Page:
The game actually wants you to farm your Vigor (Souls) in Umbral. There’s a multiplier that makes it a bit easier to farm, but your ability to say enough is enough and leave Umbral will be tested, as more hunter-like enemies begin chasing you the longer you spend there. Getting out of Umbral can mainly be done at certain, pre-made points, the placement of which can turn a good run into a disaster.

Speaking of checkpoints, Lords of the Fallen lets you create your own in either world. These seeds can be earned by defeating enemies, or bought outright from a certain NPC. You can only have one of them active at a time, so they serve as temporary checkpoints, if placed before boss fights or placed deeper into the level. I found them to be helpful but only as a bandaid for the game’s lack of consistent checkpointing, especially for the larger, late-game levels. Levels do have shortcuts, so I’m not necessarily asking for a Vestige (bonfire) right outside the fog gate (though that would help), more that HexWorks needs to reevaluate where checkpoints are placed for large parts of the game.

The other thing Umbral represents is an opportunity for more elaborate level design. You’ll regularly come across sections that can only be reached by going to Umbral. Sometimes those allow you to unlock shortcuts for future runs in Axiom, but they mostly exist to let you explore areas of the world you didn’t know existed.

The challenge is heightened in Umbral, of course, and it’s another thing that can turn frustrating when you’re asked to do some platforming as you dodge archers and wizards at four different angles while trying to outrun the mobs on your tail.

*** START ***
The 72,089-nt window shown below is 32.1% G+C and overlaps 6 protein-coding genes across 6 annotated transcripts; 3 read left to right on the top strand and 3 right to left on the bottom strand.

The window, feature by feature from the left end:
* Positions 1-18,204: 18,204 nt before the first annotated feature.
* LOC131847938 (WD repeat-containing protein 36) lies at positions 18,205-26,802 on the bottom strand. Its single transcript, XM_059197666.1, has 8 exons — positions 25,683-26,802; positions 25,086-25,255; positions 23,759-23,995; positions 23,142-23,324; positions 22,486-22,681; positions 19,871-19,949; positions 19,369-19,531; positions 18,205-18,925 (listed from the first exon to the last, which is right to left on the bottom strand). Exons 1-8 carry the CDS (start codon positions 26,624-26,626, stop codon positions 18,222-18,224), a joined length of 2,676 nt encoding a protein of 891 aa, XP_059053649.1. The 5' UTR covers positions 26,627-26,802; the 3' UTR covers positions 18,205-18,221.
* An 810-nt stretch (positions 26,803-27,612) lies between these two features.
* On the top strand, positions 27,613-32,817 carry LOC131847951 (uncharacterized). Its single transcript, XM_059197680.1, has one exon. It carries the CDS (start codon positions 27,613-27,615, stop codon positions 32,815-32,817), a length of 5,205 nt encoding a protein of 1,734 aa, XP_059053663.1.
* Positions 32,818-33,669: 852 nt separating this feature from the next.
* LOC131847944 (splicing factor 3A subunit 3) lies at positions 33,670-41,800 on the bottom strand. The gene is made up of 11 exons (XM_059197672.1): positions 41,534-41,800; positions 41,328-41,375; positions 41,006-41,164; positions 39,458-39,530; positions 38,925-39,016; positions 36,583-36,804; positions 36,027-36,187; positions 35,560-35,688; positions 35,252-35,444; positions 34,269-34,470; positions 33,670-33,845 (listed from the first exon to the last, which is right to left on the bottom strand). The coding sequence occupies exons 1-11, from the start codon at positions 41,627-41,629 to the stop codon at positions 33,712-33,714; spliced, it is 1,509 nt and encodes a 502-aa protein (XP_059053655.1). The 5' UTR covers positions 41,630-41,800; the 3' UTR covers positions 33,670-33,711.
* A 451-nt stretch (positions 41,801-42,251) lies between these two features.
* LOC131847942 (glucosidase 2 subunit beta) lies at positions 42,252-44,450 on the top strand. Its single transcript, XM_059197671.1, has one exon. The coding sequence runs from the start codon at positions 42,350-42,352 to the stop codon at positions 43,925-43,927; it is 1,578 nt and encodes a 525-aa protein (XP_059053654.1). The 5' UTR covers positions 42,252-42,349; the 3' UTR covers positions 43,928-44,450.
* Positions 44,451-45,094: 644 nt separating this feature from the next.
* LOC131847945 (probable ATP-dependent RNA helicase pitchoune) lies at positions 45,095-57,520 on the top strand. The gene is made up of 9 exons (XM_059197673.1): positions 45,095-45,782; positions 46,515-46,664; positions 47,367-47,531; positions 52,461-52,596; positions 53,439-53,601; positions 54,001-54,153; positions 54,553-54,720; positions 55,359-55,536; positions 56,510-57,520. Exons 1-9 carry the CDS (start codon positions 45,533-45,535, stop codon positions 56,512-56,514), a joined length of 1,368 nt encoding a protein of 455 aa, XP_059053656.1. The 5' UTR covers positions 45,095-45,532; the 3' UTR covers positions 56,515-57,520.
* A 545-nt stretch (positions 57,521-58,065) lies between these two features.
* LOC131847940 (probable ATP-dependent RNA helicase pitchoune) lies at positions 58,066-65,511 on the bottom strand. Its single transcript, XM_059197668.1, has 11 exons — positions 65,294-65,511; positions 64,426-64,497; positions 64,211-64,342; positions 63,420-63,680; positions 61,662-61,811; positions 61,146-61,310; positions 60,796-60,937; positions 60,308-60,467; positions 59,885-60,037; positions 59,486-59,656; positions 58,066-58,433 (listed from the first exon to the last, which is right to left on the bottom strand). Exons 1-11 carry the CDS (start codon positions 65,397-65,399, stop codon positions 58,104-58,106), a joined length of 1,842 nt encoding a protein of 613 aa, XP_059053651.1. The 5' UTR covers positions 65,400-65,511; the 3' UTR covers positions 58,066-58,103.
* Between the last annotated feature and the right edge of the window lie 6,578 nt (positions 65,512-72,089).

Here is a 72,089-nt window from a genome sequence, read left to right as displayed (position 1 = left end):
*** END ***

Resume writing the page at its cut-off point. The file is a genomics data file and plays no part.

You'll often be swamped by enemies, which is particularly tricky when you're already in a swamp. | Image credit: Hexworks / CI Games

Lords of the Fallen’s biggest problem is encounter design. In simple terms: you’ll be consistently hounded by more enemies than you can handle, and they’re often given advantages that immediately put you on the back foot.

Snipers have been a major pain point, and though HexWorks has already adjusted them over the course of my time with the game, they remain unfair. Ranged enemies have exceedingly long range awareness of the player, with a near-100% hit rate. Because of various visual effects, you rarely see them before they see you, so you often take two hits just as you turn a corner, forcing you to immediately retreat without even realising the attackers’ approximate location.